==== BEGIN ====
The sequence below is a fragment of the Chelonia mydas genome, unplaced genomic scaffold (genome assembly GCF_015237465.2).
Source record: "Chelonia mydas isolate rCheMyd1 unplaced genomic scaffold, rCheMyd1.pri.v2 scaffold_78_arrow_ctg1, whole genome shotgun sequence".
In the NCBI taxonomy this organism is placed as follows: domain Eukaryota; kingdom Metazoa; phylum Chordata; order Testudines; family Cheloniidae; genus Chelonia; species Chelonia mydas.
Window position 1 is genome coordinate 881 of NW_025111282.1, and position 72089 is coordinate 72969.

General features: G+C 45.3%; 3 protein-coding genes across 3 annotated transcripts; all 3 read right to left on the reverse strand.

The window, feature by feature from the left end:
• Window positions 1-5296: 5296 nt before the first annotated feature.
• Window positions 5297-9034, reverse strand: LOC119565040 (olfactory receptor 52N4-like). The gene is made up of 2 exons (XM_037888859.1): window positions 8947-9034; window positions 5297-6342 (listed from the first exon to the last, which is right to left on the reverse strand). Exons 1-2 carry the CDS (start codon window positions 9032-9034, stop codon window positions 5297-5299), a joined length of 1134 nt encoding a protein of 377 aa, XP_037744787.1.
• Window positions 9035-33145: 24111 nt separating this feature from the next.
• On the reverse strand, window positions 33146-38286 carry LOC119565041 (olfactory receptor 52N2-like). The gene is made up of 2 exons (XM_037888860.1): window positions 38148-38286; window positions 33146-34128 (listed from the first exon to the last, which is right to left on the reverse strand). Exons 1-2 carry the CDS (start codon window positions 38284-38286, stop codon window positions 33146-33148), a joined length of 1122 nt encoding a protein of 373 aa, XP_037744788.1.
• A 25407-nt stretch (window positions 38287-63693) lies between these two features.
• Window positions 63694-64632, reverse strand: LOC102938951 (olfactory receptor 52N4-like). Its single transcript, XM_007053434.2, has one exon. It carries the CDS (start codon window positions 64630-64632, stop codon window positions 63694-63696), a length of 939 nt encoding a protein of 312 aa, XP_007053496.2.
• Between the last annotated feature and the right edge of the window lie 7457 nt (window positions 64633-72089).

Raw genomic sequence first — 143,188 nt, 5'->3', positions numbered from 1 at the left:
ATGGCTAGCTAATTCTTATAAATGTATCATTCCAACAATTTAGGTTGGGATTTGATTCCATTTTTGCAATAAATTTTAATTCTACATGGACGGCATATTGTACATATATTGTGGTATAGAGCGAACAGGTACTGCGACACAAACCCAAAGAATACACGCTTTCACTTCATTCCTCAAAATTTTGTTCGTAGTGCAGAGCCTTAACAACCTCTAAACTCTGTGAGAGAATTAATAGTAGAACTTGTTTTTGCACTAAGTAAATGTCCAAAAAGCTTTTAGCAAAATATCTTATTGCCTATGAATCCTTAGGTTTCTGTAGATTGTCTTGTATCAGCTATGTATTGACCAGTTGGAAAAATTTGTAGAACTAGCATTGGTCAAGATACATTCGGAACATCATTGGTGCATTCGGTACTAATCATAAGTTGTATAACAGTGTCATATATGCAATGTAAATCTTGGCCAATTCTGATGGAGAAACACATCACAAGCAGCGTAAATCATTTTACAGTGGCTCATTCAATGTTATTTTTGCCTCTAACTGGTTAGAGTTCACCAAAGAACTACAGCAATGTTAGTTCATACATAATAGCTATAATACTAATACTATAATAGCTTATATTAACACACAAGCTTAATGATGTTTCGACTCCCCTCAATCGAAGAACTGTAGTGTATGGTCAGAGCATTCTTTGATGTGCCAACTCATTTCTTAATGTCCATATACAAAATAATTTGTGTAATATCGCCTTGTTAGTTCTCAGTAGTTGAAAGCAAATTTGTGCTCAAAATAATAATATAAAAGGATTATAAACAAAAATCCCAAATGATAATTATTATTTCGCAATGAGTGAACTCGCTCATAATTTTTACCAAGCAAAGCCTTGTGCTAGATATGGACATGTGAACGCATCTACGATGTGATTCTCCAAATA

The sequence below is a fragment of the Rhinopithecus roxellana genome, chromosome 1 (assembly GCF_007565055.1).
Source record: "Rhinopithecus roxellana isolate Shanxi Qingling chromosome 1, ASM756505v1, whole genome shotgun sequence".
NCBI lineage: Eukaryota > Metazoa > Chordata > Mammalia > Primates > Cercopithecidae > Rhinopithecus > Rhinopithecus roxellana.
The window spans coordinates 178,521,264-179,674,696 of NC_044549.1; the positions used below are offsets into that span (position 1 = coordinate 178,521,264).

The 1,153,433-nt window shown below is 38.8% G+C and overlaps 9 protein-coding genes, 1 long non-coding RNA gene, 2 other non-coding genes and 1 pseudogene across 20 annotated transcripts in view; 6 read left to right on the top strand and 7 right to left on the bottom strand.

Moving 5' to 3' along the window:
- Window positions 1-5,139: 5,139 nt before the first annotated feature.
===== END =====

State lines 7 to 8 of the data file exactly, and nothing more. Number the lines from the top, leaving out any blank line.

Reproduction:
• Window positions 1-5296: 5296 nt before the first annotated feature.
• Window positions 5297-9034, reverse strand: LOC119565040 (olfactory receptor 52N4-like). The gene is made up of 2 exons (XM_037888859.1): window positions 8947-9034; window positions 5297-6342 (listed from the first exon to the last, which is right to left on the reverse strand). Exons 1-2 carry the CDS (start codon window positions 9032-9034, stop codon window positions 5297-5299), a joined length of 1134 nt encoding a protein of 377 aa, XP_037744787.1.